Thursday, April 25, 2024

Commission to review airports sector

The Commerce Commission has today published a notice of intention to review of the rules and processes that underpin its regulation of the energy and airports sectors.

Within the scope of the review are rules affecting natural gas pipeline businesses, local electricity lines companies, Transpower as the operator of the national electricity grid, and the major airports in Auckland, Wellington and Christchurch. 

Associate Commissioner, Vhari McWha said the forthcoming review offered an important opportunity to reflect on the impact of climate change and decarbonisation as well as the ongoing impact of COVID-19.

“A key part of the review will be working closely with industry and other government agencies to understand the issues as a whole and the role that our regulatory settings can play in helping regulated entities deliver the right outcomes for Aotearoa New Zealand,” she said.

“Our rules may need to be more flexible to help keep up with the pace of change, but we’ll need to balance this flexibility with the benefits of certainty that input methodologies are designed to provide to regulated parties as well as other stakeholders.”

The input methodologies specify such things as how assets are valued and the process for setting the rate of return that price-quality regulated businesses can earn on those assets, which in turn affects the amount that consumers pay for the services. They also contain rules on when price-quality paths can be reconsidered, how costs are allocated between regulated and non-regulated activities, the treatment of certain costs including tax costs, and on the calculation of incentives to promote efficient operating and capital expenditure. 

Preparations for the review began when the Commission issued an open letter in April last year calling for views from the energy and airports sectors about the emerging issues they are facing and how changes to the input methodologies and other regulatory settings might help. In December 2021, the Commission drilled down into the impact of climate change and decarbonisation on the electricity sector in an online workshop. A summary of the workshop has been published on the Commission’s website along with submissions on the workshop and the open letter. 

The Commission plans to complete the input methodologies review by December 2023 and says it will provide further updates on its process once the initial stages of the review process are completed.

It will call for submissions on a process and approach paper early in the second quarter of 2022 as well as publish a draft framework for its decision making. The first stage of the review includes the problem definition phase.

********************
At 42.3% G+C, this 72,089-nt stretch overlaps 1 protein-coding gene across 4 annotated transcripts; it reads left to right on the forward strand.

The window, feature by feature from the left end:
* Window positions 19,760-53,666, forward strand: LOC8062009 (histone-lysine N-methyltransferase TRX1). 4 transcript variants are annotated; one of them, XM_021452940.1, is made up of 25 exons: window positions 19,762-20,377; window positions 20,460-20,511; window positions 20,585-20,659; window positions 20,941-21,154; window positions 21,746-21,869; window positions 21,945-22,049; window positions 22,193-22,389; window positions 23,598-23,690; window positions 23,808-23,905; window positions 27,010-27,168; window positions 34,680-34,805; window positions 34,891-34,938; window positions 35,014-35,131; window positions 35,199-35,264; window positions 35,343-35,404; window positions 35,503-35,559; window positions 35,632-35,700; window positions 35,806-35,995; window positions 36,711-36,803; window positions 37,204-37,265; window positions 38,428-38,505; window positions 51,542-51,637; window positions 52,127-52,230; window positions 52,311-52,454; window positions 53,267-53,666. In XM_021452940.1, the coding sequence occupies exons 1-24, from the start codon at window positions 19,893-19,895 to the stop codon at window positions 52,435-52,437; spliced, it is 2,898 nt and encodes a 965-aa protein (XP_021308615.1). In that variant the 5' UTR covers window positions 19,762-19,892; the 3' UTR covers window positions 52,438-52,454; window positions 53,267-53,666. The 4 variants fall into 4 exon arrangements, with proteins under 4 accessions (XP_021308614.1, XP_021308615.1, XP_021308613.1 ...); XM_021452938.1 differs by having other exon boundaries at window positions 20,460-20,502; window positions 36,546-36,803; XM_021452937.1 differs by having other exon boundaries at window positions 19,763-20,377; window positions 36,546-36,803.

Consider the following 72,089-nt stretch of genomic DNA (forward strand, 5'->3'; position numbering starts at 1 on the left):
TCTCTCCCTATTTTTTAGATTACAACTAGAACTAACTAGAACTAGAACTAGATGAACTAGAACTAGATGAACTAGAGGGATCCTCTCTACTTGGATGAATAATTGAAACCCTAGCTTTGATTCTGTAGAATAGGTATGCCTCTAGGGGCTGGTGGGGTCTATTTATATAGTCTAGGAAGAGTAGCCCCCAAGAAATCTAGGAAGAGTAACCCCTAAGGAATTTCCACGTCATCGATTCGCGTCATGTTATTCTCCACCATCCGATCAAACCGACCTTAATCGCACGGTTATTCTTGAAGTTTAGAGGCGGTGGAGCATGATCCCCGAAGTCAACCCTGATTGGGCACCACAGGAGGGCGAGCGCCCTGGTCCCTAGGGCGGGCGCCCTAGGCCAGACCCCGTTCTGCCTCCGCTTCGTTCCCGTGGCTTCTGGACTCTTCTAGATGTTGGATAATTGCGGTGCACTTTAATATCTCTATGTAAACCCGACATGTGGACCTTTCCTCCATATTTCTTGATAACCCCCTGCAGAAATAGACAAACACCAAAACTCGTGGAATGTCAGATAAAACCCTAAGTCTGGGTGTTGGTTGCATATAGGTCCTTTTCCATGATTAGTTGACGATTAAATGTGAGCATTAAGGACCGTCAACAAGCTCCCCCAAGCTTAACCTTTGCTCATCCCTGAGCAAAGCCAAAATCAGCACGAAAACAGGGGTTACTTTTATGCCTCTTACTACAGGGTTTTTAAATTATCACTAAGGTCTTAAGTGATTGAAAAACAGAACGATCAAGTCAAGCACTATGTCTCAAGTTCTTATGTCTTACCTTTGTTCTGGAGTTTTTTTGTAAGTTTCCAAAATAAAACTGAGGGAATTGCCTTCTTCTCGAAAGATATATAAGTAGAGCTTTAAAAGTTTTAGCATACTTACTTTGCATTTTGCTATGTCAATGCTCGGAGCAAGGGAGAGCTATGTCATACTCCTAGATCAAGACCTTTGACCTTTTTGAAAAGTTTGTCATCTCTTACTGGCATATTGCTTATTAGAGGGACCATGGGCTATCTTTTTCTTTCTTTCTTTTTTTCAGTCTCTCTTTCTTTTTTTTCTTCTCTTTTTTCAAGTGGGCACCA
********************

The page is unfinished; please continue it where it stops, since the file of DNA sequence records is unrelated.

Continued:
“Stakeholder input is vital during this first problem definition phase,” Ms McWha said.

“It will shape the entire process and promote confidence that the rules and processes that underlie our regulation remain fit for purpose.” 

“At the end of this phase, we expect to have a much clearer picture of any problems that the review should focus on, based on the challenges and opportunities for each sector. All parties should then be in a much better position to begin to identify and evaluate potential solutions to those problems as we move into the next phase of the review. This will also allow us to further develop our processes for the remainder of the review.”

The Commission said the updated input methodologies will be used for the next reset of the default price-quality paths for electricity distribution businesses in 2025 and for natural gas pipelines from 2026 onwards. They will also feed into information disclosure requirements for all businesses regulated under Part 4 of the Commerce Act, it said. 

The Commission is also due to start a targeted review of the information that electricity lines companies are required to publicly disclose about performance and a range of other key areas under Part 4 of the Commerce Act.

“This is to ensure that the information disclosure requirements are capturing and reporting on the information consumers and other sector stakeholders need to understand supplier performance, including in light of the decarbonisation of the economy,” it said.

“The input methodologies review and other related work comes after He Pou a Rangi (the Climate Change Commission) published its final advice to government and is starting ahead of the Government’s response to that advice in the form of the first Emissions Reduction Plan that is due in May. The staged approach to this work, however, means that we will be well placed to understand and take any implications of the plan into account.”

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